ently cite saving money as a top reason for performing energy [17] “ComEd RRTP Program Overview,” ComEd, 2012. [Online].
Available: https://rrtp.comed.com/about/. [Accessed: 19-Dec-2012].
efficient retrofits such as insulating the attic [65], [66]. [18] “Recovery Act Smart Grid Project Information,” SmartGrid.gov, 2012.
However, comfort is often overlooked and needs to be [Online]. Available:
considered in smart home design because energy use varies as http://www.smartgrid.gov/recovery_act/project_information. [Accessed: 19-
a function of tolerance for discomfort [63]. Although technol- [19] A. Marchiori, D. Hakkarinen, Q. Han, and L. Earle, “Circuit-Level
ogy enables the development of smart homes, an integral part Load Monitoring for Household Energy Management,” IEEE Pervasive
of the equation is influencing occupants’ behavior. Computing, vol. 10, no. 1, pp. 40 –48, Mar. 2011.

This report is available at no cost from the

National Renewable Energy Laboratory (NREL)
at www.nrel.gov/publications.
[20] K. Herter, P. McAuliffe, and A. Rosenfeld, “An exploratory analysis of [42] R. C. Battalio, J. H. Kagel, R. C. Winkler, and R. A. Winett,
California residential customer response to critical peak pricing of electricity,” “Residential Electricity Demand: An Experimental Study,” The Review of
Energy, vol. 32, no. 1, pp. 25–34, 2007. Economics and Statistics, vol. 61, no. 2, pp. 180–189, 1979.
[21] Nest Labs, “Nest Learning Thermostate Efficiency Simulation: Update [43] M. A. Alahmad, P. G. Wheeler, A. Schwer, J. Eiden, and A. Brum-
Using Data from First Three Months.” Apr-2012. baugh, “A Comparative Study of Three Feedback Devices for Residential
[22] R. Yang and M. W. Newman, “Living With an Intelligent Thermostat: Real-Time Energy Monitoring,” IEEE Transactions on Industrial Electronics,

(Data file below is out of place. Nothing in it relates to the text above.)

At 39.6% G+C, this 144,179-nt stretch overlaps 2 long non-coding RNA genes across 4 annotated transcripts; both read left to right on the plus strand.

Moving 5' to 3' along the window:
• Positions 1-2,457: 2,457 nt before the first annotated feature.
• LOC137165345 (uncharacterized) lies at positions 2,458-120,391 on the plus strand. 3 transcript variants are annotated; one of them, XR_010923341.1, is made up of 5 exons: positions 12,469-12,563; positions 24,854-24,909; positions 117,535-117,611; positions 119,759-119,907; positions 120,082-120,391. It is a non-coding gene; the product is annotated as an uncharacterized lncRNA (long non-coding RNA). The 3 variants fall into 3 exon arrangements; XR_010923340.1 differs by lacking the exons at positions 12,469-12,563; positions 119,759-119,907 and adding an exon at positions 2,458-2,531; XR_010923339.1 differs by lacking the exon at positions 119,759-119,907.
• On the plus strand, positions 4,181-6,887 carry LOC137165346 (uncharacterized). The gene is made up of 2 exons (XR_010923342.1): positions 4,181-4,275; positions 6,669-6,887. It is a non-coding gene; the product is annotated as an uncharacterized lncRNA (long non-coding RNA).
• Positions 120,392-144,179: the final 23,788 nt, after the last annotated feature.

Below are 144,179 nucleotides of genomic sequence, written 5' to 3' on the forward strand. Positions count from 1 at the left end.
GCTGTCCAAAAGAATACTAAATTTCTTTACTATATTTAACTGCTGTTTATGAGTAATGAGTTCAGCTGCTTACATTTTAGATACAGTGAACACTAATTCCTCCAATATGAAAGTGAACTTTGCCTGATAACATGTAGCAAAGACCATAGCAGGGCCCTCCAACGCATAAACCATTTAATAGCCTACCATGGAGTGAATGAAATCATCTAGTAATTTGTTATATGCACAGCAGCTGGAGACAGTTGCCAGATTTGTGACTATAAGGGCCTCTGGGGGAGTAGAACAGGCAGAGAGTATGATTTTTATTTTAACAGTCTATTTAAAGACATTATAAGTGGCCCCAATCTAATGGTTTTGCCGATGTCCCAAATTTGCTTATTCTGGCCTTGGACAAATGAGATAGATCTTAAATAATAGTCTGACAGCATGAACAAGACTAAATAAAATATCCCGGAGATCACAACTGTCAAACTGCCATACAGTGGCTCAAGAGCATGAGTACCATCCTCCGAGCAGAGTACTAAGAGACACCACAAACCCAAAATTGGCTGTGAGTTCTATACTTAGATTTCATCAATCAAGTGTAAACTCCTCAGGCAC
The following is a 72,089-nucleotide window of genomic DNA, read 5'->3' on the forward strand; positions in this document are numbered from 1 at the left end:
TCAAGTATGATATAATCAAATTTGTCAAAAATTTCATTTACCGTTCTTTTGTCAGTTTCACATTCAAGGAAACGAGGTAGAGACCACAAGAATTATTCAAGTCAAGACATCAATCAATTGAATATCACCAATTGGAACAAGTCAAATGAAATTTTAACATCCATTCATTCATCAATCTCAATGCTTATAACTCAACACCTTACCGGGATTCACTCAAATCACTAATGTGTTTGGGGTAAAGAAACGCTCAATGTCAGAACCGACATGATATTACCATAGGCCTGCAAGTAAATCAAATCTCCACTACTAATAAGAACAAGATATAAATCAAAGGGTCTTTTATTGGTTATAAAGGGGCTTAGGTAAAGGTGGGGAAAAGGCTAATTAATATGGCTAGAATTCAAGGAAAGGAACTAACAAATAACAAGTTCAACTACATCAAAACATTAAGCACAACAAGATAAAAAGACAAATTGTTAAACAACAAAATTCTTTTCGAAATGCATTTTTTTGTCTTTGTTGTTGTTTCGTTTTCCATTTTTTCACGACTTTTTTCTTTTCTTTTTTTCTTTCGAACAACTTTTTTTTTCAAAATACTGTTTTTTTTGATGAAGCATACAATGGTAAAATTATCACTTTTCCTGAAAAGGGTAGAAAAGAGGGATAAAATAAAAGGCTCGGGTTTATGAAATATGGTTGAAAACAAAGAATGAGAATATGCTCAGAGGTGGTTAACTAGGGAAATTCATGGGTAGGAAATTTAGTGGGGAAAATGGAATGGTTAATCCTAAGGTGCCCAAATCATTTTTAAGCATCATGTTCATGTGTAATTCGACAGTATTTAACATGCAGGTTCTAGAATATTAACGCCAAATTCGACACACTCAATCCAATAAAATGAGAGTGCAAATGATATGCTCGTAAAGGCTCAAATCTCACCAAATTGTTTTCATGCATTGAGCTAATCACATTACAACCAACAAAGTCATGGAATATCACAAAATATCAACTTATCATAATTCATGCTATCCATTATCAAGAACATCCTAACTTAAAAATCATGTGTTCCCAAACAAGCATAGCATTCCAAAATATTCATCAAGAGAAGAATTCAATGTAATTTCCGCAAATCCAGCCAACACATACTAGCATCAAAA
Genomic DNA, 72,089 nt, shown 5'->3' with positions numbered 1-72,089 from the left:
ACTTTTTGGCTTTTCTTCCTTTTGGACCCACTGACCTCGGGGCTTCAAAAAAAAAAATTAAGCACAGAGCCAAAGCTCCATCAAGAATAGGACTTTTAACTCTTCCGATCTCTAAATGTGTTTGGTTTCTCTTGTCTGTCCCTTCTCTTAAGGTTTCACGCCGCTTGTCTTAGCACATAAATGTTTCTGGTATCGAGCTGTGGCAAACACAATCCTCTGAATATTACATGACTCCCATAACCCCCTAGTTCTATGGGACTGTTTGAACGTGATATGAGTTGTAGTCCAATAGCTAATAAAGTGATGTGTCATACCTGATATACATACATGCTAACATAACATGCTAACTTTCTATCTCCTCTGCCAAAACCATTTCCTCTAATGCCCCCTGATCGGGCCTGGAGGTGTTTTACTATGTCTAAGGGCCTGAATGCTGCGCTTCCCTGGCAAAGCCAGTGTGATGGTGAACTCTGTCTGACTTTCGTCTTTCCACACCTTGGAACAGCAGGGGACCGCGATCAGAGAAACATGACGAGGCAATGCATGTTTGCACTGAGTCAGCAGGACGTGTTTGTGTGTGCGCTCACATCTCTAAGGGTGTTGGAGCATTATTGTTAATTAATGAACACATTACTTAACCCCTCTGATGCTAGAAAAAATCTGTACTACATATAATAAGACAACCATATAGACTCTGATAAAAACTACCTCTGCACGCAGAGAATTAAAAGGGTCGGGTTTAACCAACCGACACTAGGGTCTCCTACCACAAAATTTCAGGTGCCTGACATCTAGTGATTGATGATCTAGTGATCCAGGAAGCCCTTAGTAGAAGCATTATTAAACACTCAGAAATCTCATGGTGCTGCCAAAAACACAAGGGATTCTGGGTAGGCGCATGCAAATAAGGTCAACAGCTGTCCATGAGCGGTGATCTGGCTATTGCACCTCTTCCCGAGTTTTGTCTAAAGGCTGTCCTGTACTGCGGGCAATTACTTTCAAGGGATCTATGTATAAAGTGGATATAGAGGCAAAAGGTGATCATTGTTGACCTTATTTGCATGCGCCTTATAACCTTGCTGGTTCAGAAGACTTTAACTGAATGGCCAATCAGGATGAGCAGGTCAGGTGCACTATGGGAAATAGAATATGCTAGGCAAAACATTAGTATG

Advanced Control for Heating and Cooling Systems,” in Proceedings of the vol. 59, no. 4, Apr. 2012.
2012 ACM Conference on Ubiquitous Computing, 2012, pp. 1102–1107. [44] E. Carroll, E. Hatton, and M. Brown, “Residential Energy Use
[23] U.S. Energy Information Administration, “Annual Energy Outlook Behavior Change Pilot,” Opower, Mar. 2009.
2012,” 0383 (2012), Jun. 2012. [45] “Home Area Network Pilots Process Evaluation - Final Report,”
[24] K. Yoshimi, M. Osawa, D. Yamashita, T. Niimura, R. Yokoyama, T. Research Into Action, SDG0259.01, May 2012.
Masuda, H. Kondou, and T. Hirota, “Practical Storage and Utilization of [46] K. Ehrhardt-Martinez and S. Laitner, “People Centered Initiatives for
Household Photovoltaic Energy by Electric Vehicle Battery,” presented at the Increasing Energy Savings,” 2010.
Innovative Smart Grid Technologies (ISGT), 2012 IEEE PES, 2012, pp. 1 –8. [47] A. Faruqui, S. Sergici, and A. Sharif, “The Impact of Informational
[25] I. Cvetkovic, T. Thacker, D. Dong, G. Francis, V. Podosinov, D. Feedback on Energy Consumption - A Survey of the Experimental Evidence,”
Boroyevich, F. Wang, R. Burgos, G. Skutt, and J. Lesko, “Future Home Energy, vol. 35, no. 4, pp. 1598–1608, 2010.
Uninterruptible Renewable Energy System With Vehicle-To-Grid Technolo- [48] B. Foster and S. Mazur-Stommen, “Results from Recent Real-Time
gy,” in IEEE Energy Conversion Congress and Exposition, 2009. ECCE 2009, Feedback Studies,” Results from Real-time Feedback Studies Foster Mazur-
2009, pp. 2675 –2681. Stommen, Washington, DC, USA, B122, Feb. 2012.
[26] E. Cready, J. Lippert, J. Pihl, I. Weinstock, and P. Symons, “Technical [49] M. Wakefield, G. Horst, and B. Neenan, “The Effect on Electricity
and Economic Feasibility of Applying Used EV Batteries in Stationary Consumption of the Commonwealth Edison Customer Applications Program:
Applications,” Sandia National Laboratories, Albuquerque, NM, USA; Phase 2 Final Analysis,” Electric Power Research Institute, Palo Alto, CA,
Livermore, CA, USA, SAND2002-4084, 2003. 1023644, Oct. 2011.
[27] J. Neubauer, A. Pesaran, and D. Howell, “Secondary Use of PHEV and [50] I. Matsukawa, “The Effects of Information on Residential Demand for
EV Batteries - Opportunities & Challenges,” Orlando, Florida, USA, 19-May- Electricity,” The Energy Journal, pp. 1–17, 2004.
2010. [51] S. Houde, A. Todd, A. Sudarshan, J. A. Flora, and K. C. Armel, “Real-
[28] “Occupied Space Standards Overview,” EMerge Alliance, 2012. Time Feedback and Electricity Consumption: A Field Experiment Assessing
[Online]. Available: the Potential for Savings and Persistence,” The Energy Journal, vol. 34, no. 1,
http://www.emergealliance.org/Standards/OccupiedSpace/Overview.aspx. 2013.
[Accessed: 19-Dec-2012]. [52] “Cape Light Compact: Residential Smart Energy Monitoring Pilot Final
[29] R. Noroozian, M. Abedi, and G. Gharehpetian, “Combined Operation Report,” PA Consulting Group, Madison, WI, USA, Mar. 2010.